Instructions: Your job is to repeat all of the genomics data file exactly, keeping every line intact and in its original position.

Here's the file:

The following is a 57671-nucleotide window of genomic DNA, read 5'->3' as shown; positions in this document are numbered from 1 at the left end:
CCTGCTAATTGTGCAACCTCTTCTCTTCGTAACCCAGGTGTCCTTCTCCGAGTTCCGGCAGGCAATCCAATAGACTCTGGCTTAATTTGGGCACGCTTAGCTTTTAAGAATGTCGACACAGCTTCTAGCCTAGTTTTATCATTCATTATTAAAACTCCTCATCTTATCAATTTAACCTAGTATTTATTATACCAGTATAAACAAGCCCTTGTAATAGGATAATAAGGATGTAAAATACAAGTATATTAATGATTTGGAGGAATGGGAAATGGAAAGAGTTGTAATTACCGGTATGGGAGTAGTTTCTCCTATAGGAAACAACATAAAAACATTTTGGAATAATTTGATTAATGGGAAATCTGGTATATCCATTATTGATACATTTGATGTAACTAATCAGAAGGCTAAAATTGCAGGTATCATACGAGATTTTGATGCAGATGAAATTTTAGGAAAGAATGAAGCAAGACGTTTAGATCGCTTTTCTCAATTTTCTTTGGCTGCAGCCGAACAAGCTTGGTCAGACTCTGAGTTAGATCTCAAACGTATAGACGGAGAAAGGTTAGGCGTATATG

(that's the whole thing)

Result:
The following is a 57671-nucleotide window of genomic DNA, read 5'->3' as shown; positions in this document are numbered from 1 at the left end:
CCTGCTAATTGTGCAACCTCTTCTCTTCGTAACCCAGGTGTCCTTCTCCGAGTTCCGGCAGGCAATCCAATAGACTCTGGCTTAATTTGGGCACGCTTAGCTTTTAAGAATGTCGACACAGCTTCTAGCCTAGTTTTATCATTCATTATTAAAACTCCTCATCTTATCAATTTAACCTAGTATTTATTATACCAGTATAAACAAGCCCTTGTAATAGGATAATAAGGATGTAAAATACAAGTATATTAATGATTTGGAGGAATGGGAAATGGAAAGAGTTGTAATTACCGGTATGGGAGTAGTTTCTCCTATAGGAAACAACATAAAAACATTTTGGAATAATTTGATTAATGGGAAATCTGGTATATCCATTATTGATACATTTGATGTAACTAATCAGAAGGCTAAAATTGCAGGTATCATACGAGATTTTGATGCAGATGAAATTTTAGGAAAGAATGAAGCAAGACGTTTAGATCGCTTTTCTCAATTTTCTTTGGCTGCAGCCGAACAAGCTTGGTCAGACTCTGAGTTAGATCTCAAACGTATAGACGGAGAAAGGTTAGGCGTATATG